The FCC has followed through on its proposal to make available almost 4 GHz of spectrum for flexible licensed use in the 28 GHz, 37 GHz, and 39 GHz bands. Here “flexible” means that a licensee can use its frequencies for either fixed or mobile applications. This is a novel idea in the halls of the FCC – one that’s been talked about for years, but is only now finally being implemented. The R&O creates a new “Upper Microwave Flexible Use Service” (UMFUS) in a new Part 30 of the FCC rulebook. Continue Reading

Update: Comment Deadlines Announced in Alien Ownership Inquiry

fcc building with statue of liberty-1Last month we reported on a Notice of Proposed Rulemaking (NPRM) through which the FCC is seeking comment on the way it processes proposals involving reportable levels of foreign ownership. The NPRM has now wended its way into the Federal Register, which means that the deadlines for comments and replies have been set. Get out your calendars: comments are due to be filed by August 18, 2016; replies are due by September 2 (an excellent way to kick off your Labor Day weekend!). You can submit your comments at this FCC website; enter Proceeding Number 16-155.

Wheeler Takes Retrans Re-Tooling Off the Table

Chairman blogs that FCC will not be modifying “totality of the circumstances” test on his watch.

In the long-running retransmission consent war pitting broadcasters against MVPDs, a major threat to the status quo has been averted: according to a blog posted on the FCC’s website by Chairman Tom Wheeler, the Commission has opted not to make any changes to the agency’s existing approach to resolving retrans disputes “at this time”. That leaves the less-than-specific “totality of the circumstances” standard in place. While greater specificity could conceivably have been a good thing for both sides, it could also have favored one over the other. Given the level of broadcaster opposition to change, the Chairman’s announcement can be viewed as a big win for broadcasters.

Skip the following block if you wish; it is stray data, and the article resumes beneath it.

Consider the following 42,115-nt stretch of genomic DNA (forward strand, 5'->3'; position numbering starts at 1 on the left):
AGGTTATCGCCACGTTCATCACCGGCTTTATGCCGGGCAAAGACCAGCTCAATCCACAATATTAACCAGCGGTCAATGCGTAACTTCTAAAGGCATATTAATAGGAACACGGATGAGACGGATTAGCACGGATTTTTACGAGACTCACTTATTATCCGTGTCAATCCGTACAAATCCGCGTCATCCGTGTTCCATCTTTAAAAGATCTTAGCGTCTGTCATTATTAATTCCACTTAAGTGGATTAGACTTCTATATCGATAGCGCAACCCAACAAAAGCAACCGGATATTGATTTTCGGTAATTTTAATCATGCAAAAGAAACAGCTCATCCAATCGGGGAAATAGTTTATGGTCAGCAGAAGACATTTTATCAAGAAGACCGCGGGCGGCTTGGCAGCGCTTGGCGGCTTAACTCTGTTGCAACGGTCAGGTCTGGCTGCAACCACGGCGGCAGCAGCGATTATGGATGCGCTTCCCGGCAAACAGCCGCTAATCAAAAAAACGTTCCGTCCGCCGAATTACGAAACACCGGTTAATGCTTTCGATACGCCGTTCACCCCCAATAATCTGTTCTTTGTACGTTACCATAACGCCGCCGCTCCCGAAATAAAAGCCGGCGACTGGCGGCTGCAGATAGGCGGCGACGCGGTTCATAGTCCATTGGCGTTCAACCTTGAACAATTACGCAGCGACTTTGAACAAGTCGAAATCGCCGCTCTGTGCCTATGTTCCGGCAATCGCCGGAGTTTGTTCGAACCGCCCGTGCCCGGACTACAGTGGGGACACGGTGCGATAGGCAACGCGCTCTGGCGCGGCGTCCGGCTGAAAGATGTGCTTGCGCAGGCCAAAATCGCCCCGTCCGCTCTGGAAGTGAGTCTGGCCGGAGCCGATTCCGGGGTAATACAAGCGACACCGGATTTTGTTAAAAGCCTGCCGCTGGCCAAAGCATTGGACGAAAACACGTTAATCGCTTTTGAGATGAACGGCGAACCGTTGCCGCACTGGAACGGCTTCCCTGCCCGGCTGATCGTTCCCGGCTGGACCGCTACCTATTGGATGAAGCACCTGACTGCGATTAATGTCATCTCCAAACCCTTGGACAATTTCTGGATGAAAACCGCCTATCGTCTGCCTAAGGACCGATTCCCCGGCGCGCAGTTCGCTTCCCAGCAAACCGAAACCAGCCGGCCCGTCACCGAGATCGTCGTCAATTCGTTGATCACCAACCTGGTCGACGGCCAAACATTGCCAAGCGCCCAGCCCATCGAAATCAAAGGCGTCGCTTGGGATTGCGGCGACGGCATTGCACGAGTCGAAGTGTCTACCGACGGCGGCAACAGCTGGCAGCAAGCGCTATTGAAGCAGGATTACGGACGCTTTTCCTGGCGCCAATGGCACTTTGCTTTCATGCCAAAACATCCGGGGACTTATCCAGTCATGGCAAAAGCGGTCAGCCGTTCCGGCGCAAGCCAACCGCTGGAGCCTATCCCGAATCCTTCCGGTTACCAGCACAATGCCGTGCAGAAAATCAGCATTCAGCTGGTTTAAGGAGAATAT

As we all know, when broadcasters and MVPDs negotiate retrans deals, they are required to act in “good faith”. When one side believes the other is not doing so, it can complain to the FCC, which then assesses the parties’ respective conduct under a “totality of the circumstances” standard. Cable and satellite operators have for some time now been pressuring the Commission, as well as Congress, to make changes to the retransmission consent regime.